4. Applied ink will adhere to the hardest part of the gelatin, that is, in the shadow areas and lower tonal values, and repelled by the water saturated areas which are the highlights in the image.

Basic Tools of the Trade
• Non-super-coated photographic paper
• Bleaching and Tanning chemicals

Bromoil bleach No.1

Copper sulphate 25g
Potassium Bromide 25g
Potassium Bichromate 1.25g
Sulphuric acid 10% 2.5mls
Distilled water t make 400mls
Dilute 1 + 5 use once only


Venn’s 2 bath bleach

Solution A
Copper Sulphate 10% 350mls
Potassium Bromide 10% 18mls

Solution B
Potassium Bromide 10% 70mls
Potassium Bichromate 1% 30mls
Distilled water 250mls

Solution A 1min., use until exhausted
Solution B 4 min. use once only

Basic Tools of the Trade
Lithographic inks
• Palette knife, inking tile, support for matrix – a glass sheet will do, rags, paper towels, chamois, and chemicals for cleaning up ink.

The Process
• The matrix is super dried and soaked in water
• The ink is prepared by spreading a pea sized amount of ink with the palette knife on the tile and working the ink in, like spreading butter on toast.
Remove all traces of water from matrix and place it on a support ( glass sheet) for inking o Charge brush, by tapping lightly on the ink patch. Then take the brush to a clean area of the tile and tap a second area. This area is where one taps the bristles of the brush before taking it to the matrix. This prevents overcharging the brush with ink.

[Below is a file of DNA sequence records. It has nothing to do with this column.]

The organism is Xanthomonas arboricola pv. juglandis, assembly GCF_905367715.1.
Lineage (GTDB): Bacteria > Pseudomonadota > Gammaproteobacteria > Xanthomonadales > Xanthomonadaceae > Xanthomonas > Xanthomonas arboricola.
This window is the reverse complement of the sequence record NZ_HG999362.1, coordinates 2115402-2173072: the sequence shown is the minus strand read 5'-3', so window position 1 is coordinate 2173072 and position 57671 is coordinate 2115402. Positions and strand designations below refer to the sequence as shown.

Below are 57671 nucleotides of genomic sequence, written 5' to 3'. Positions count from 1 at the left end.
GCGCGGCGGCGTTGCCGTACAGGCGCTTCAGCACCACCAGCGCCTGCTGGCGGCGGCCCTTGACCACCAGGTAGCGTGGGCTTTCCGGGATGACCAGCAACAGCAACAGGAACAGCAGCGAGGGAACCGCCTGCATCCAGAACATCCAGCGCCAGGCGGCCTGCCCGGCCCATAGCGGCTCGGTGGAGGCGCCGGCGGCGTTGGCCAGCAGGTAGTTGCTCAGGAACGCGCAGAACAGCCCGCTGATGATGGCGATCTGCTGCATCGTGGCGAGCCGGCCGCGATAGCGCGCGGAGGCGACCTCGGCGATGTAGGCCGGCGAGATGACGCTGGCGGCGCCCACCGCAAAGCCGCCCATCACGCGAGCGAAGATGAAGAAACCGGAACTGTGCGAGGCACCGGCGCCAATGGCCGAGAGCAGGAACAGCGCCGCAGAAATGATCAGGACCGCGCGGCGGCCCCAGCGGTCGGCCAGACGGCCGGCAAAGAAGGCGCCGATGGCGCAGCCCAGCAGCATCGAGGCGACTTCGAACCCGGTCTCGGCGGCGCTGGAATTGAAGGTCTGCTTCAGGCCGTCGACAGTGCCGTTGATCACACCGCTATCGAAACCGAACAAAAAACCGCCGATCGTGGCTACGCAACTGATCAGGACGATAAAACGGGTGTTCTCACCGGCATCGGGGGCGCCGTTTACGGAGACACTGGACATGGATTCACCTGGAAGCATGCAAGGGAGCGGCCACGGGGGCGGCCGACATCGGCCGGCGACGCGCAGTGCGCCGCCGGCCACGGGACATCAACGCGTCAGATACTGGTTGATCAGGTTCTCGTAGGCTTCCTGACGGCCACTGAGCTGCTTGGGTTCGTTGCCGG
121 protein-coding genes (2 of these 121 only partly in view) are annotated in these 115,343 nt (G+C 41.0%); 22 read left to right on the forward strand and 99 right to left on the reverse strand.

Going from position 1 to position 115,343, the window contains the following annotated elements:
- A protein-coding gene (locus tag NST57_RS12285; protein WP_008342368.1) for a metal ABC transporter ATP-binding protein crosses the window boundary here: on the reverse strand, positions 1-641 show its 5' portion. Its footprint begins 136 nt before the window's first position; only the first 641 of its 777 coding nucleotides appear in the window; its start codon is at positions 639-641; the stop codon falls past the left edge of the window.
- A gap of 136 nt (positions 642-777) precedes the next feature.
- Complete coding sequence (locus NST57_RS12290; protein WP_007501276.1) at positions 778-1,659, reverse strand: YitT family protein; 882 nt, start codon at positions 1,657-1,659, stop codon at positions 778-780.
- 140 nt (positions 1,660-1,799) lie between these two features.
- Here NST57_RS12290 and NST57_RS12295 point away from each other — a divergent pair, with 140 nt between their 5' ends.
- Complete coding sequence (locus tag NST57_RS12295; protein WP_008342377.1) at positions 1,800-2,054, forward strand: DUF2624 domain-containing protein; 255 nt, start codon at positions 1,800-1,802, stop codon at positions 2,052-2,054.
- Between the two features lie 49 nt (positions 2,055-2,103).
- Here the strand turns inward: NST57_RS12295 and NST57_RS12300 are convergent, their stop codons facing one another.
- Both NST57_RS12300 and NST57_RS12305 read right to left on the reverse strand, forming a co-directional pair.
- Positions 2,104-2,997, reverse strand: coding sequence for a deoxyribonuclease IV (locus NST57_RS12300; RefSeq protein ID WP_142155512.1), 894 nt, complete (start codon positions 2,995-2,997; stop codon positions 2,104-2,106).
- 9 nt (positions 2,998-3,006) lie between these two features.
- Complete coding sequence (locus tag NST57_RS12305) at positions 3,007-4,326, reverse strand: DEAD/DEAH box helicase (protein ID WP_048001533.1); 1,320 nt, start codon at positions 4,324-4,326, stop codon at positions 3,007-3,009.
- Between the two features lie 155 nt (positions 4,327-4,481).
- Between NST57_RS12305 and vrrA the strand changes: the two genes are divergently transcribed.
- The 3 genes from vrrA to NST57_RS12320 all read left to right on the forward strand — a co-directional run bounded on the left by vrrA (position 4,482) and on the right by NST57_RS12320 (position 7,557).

• INK!

The following brush actions are accepted descriptions of inking, but most bromoilists will develop their own style/strokes to achieve their image.

Brush Actions as described by Whalley, in Nadeau, 1985

Brush action no.1
Stippling action to apply ink lightly and evenly on matrix

Brush action no.2
Lifting and depositing ink with light bouncing action

Brush action no.3
Hopping to control contrast and clear highlights.

• The image is inked to satisfaction, and then left to dry.
• There is a further step that one can take with Bromoils. A Bromoil transfer can be made. This is achieved placing the wet inked print on to a recipient “art” paper and passing this “sandwich” through a press.

Conclusion The discussion here is only a very brief summary of Bromoils and the process of making one. Detailed descriptions are available in several texts in the References/Bibliography page. In this day and age where the world seems to demand “instant” technology, like the resulting digital images within seconds of taking the image, the on-line instant communication of the internet, etc. the author would hope that a resurgence of this technique would “slow” an artist down to enable one to ponder and assess an image, a special image, that could be made by an extremely creative and beautiful process – the BROMOIL!


1. Lewis, David W 1995
The Art of Bromoil and Transfer . Printed in Hong Kong

2. Laughter, Gene 1997
Bromoil 101 A Plain English Working Manual and User’s Guide for Beginners in the Bromoil Process 3. Nadeau, Luis 1985 History and Practice of Oil Printing. Canada : Atelier Luis Nadeau


1. Farber, Richard 1998 Historic Photographic Processes. A Guide to Creating Handmade Photographic Image. New York : Allworth Press

2. International Bromoilist Society’s home page - photo/bromoil/